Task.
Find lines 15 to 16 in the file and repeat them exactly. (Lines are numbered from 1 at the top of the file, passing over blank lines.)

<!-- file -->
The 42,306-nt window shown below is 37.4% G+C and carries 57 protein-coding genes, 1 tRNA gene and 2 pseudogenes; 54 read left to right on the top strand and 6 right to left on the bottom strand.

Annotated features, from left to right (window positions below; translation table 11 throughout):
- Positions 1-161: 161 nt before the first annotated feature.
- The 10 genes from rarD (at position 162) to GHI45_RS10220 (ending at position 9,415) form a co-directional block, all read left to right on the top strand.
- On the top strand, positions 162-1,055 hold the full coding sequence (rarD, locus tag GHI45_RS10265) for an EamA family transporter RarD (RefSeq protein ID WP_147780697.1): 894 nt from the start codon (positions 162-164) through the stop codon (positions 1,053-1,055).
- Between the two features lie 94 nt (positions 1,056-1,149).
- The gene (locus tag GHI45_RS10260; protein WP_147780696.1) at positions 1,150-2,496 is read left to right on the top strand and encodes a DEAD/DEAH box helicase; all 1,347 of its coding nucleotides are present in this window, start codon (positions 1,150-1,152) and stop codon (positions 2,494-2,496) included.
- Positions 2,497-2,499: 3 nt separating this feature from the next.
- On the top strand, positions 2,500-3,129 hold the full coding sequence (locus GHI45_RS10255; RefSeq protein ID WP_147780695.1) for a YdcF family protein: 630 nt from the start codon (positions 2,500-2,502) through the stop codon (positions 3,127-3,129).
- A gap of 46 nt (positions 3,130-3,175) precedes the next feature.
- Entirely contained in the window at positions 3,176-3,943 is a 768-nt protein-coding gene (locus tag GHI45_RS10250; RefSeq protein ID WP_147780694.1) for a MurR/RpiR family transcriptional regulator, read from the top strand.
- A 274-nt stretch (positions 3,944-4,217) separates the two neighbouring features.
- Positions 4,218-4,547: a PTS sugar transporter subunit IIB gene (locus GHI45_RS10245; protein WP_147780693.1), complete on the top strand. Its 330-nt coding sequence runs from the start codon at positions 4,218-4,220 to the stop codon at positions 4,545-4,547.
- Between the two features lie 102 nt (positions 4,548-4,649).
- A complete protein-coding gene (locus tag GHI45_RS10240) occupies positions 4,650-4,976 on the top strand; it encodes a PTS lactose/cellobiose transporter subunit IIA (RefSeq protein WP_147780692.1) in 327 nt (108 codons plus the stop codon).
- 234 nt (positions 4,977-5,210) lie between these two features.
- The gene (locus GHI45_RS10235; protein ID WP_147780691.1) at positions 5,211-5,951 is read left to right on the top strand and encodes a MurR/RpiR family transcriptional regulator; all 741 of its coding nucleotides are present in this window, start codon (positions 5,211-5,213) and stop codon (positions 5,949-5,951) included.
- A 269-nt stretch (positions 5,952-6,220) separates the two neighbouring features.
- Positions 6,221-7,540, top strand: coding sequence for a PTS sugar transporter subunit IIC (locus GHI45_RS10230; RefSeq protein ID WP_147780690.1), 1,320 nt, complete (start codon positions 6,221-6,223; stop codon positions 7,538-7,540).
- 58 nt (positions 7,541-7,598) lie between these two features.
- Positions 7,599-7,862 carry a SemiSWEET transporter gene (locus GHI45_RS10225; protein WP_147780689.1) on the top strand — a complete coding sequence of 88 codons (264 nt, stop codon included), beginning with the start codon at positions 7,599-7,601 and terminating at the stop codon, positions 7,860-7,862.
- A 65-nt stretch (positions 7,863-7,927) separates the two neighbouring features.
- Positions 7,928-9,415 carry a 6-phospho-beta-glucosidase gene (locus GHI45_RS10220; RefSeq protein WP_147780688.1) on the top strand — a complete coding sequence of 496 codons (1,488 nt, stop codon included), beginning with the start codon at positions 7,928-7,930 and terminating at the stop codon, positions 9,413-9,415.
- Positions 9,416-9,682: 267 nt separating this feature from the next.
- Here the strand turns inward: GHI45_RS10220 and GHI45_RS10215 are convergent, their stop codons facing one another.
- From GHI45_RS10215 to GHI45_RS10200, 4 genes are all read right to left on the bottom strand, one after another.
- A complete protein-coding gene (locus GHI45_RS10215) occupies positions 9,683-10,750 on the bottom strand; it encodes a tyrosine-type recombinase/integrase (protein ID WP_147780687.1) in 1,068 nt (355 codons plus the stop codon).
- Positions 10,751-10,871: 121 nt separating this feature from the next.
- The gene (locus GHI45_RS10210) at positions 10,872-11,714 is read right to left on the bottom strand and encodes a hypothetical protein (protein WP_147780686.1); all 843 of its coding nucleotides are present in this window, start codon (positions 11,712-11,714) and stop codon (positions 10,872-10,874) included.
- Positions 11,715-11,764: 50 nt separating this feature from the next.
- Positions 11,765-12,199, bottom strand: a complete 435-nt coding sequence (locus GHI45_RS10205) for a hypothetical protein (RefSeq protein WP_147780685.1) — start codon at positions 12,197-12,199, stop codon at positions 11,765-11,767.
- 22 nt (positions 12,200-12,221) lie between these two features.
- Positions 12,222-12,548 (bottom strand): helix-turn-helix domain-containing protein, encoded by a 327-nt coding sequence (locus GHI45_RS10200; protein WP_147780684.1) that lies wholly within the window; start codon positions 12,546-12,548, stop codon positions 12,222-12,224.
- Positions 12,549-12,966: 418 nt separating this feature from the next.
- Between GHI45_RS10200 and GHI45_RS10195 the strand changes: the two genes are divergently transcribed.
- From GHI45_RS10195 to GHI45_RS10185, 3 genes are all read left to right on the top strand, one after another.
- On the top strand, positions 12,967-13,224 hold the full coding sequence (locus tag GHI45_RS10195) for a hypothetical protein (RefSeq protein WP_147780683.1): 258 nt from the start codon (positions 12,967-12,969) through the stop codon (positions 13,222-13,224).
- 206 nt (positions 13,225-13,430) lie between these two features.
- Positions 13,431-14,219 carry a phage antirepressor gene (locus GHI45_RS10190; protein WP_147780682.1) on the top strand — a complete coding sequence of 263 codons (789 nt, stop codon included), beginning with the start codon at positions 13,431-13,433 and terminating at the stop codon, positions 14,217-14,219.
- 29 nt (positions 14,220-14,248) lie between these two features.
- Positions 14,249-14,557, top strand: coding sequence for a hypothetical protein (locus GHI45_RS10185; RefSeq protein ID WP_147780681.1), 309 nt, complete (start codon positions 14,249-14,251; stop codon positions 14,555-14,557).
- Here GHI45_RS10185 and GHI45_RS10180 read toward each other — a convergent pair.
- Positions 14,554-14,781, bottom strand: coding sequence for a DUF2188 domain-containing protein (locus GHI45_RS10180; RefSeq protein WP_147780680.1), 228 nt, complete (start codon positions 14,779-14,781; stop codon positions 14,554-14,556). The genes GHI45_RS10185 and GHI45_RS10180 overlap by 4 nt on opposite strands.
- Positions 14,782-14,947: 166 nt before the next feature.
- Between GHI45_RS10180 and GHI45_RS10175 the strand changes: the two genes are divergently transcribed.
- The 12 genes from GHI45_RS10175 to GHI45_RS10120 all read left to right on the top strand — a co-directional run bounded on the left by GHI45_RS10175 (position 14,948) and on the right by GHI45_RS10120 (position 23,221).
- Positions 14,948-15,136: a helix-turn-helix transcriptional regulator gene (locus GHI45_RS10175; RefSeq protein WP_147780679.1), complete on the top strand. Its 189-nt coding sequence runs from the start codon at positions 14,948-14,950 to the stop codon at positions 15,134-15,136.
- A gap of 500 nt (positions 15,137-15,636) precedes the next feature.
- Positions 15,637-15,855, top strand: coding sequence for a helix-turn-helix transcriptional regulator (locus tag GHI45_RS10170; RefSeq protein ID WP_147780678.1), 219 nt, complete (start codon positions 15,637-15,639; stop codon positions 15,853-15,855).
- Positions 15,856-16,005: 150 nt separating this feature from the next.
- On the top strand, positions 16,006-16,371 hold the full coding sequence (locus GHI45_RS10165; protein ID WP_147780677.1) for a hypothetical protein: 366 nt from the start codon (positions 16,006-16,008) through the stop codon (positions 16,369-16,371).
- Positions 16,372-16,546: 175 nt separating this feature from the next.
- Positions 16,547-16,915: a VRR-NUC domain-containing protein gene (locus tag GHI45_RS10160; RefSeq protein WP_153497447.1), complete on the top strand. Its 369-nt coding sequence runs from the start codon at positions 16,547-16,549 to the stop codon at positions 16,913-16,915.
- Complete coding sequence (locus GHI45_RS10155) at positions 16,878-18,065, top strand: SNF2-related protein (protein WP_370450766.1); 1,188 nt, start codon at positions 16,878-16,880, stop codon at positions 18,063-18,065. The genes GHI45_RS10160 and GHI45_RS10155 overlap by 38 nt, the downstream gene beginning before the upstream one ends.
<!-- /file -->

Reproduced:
- A complete protein-coding gene (locus tag GHI45_RS10240) occupies positions 4,650-4,976 on the top strand; it encodes a PTS lactose/cellobiose transporter subunit IIA (RefSeq protein WP_147780692.1) in 327 nt (108 codons plus the stop codon).
- 234 nt (positions 4,977-5,210) lie between these two features.